You might remember how about a month ago, how the news broke that supposedly a donor to ‘Sound of Freedom’ was arrested for Child Kidnapping. Therefore, the many on the left concluded, this meant that in fact the donor was definitely guilty and this meant that the people making the movies were actually the real child sex traffickers or something.
Of course, what was really happening is that the media so completely had it in for this movie that they had become desperate for anything to attack it with and this donor, named Fabian Marta, was seen as a convenient tool to bash the movie with.
Worse yet, I became convinced that Marta was innocent, in part based on some original reporting. So I wrote a piece called ‘That donor to ‘Sound of Freedom’? I think he is innocent.’ In that piece, I talked about how the media’s reporting on the subject was so terrible that they had the wrong charge—he wasn’t charged with kidnapping, but rather accessory to kidnapping. And I pointed out that literally on the face of the probable cause statement, he was obviously innocent as a matter of law. The probable cause statement didn’t even describe a crime.
So, let’s start with the first piece of news. A grand jury refused to indict him and the charges were dropped:
Sound of Freedom is an important movie, go see it.— Fabian Marta (@FabianMarta) September 25, 2023
As far as all the demons out there who are trying to tie me to some bullshit story, here you go.
Grand jury could not indict. No crime was ever committed.#Godwins#Truthprevails#SoundOfFreedom pic.twitter.com/j2WkaG3Myx
He is showing a document that shows that a grand jury returned no true bill. That is how they say ‘we are not going to indict this dude.’ And I always believe in ‘trust, but verify,’ so I checked independently. If you go on the website for Missouri’s court system, you can find the exact same document for yourself and I did exactly that. It’s real and it is spectacular.
As I said last time, the reason why he was definitely innocent of the specific charges is this. They were claiming that a mother had essentially kidnapped her own children and he was an accessory to that kidnapping. It is not impossible for parents to kidnap their own children—if children are taken away from one or more parent, it is often a crime to try to snatch them back. The problem here is this statute very specifically doesn’t apply to such parental kidnappings. So, a mother couldn’t be guilty of the underlying crime, therefore he couldn’t be guilty of being an accessory to it.
But I was also concerned that the government might still find the right kind of kidnapping statute to charge the mother with and then charge Marta with accessory to kidnap under a statute that does apply to mothers. But regardless of whether the mother was guilty of parental kidnapping, the probable cause statement didn’t actually make out a case for him being an accessory, either.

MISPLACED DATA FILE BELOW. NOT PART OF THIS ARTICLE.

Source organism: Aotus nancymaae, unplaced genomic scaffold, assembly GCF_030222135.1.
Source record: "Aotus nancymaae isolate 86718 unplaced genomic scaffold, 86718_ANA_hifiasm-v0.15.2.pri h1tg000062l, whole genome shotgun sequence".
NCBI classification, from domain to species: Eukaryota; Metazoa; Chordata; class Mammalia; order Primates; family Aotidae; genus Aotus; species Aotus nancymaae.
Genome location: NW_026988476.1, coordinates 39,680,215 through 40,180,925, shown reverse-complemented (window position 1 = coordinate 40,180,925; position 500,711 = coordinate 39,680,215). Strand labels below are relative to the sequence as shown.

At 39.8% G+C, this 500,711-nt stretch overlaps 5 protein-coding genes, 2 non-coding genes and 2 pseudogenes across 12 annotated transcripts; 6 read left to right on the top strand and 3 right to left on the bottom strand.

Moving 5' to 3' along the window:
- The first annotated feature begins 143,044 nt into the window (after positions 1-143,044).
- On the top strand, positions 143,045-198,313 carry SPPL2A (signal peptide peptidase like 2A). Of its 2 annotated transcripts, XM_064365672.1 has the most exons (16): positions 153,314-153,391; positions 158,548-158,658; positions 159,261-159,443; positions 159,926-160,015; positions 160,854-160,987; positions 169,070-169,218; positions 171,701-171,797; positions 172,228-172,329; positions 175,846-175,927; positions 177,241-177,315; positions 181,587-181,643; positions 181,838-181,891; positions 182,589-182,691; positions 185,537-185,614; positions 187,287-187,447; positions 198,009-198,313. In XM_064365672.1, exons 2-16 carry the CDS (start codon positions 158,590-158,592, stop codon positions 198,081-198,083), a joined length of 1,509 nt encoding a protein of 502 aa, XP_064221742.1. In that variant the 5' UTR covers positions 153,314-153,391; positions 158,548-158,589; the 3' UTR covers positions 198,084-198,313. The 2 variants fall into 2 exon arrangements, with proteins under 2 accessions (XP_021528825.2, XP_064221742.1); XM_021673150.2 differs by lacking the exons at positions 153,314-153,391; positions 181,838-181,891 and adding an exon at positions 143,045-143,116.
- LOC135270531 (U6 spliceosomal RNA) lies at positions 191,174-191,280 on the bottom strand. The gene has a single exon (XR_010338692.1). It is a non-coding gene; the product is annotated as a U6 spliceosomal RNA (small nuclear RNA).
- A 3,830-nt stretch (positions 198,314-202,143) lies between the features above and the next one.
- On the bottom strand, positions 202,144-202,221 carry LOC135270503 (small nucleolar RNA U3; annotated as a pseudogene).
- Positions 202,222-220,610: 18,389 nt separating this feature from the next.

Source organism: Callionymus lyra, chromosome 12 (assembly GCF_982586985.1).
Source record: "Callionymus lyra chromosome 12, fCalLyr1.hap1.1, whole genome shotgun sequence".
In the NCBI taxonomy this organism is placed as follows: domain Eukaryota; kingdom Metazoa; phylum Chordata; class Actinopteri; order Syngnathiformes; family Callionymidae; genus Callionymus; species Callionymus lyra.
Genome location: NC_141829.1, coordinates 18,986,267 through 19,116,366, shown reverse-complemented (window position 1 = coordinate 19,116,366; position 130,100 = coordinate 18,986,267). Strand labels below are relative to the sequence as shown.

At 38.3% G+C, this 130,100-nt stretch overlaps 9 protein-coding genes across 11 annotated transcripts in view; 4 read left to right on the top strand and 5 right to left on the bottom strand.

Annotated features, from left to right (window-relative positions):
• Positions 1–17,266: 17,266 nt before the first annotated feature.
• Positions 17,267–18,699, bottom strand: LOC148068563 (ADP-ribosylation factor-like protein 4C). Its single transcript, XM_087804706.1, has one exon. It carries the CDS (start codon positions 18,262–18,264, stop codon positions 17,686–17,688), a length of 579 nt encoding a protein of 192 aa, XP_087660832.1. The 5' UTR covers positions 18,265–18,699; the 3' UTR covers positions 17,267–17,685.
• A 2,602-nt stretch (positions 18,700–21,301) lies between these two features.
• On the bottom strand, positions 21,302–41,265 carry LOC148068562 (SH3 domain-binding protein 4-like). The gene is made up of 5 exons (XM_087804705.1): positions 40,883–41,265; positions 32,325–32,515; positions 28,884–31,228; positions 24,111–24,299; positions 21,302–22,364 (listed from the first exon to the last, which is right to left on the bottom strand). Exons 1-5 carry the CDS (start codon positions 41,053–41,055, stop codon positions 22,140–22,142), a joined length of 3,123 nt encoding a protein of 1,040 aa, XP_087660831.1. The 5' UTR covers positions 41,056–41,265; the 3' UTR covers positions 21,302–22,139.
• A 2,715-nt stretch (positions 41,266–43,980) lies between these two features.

This is probably a good time to drop a little more news. Last time I talked about this case I told you that ‘I spoke on background to someone close to the defense and I am now convinced he is innocent.’ Now I can reveal this person was Fabian Marta, himself.
First, you might reasonably ask why I agreed to allow him to speak anonymously on background. Simply put, his lawyers told him not to talk to the media and they might have been annoyed that he wasn't obeying that instruction, so he said he wouldn’t talk to me except anonymously and on background. And to be fair, in 90% of cases, what those lawyers were telling him is solid advice. Very often clients manage to proverbially hang themselves talking about the case, admitting to things that they shouldn’t admit to that can later be used against them. But in this case, Marta was also dealing with daily reputational harm because of how this story was being used to attack an anti-child-sex-trafficking movie, and his legal strategy should have included a media strategy, too.
Today, I asked him if he still wanted anonymity given that this case is over and he said it was fine to reveal he was my source, which is why I am doing so.
Of course a reasonable person might ask: How much can you trust him? My gut says he is a truthful man, but I am always careful. I didn’t really know him. He was just a voice on the end of my phone. He seemed honest, but I have dealt with people who seemed honest who turned out not to be—a hazard of my profession, I guess. So, I was careful.
Most basically, I didn’t base very much of my analysis on his word, and never his word alone. If you go back and read my prior piece, you will see that mainly I used him to verify information. For instance, I used him to verify the authenticity of the statement of probable cause and to verify that the reporting that he was basically a landlord and the alleged kidnapper was staying at one of his apartments was basically true. Those two verifications were enough to convince me he was innocent.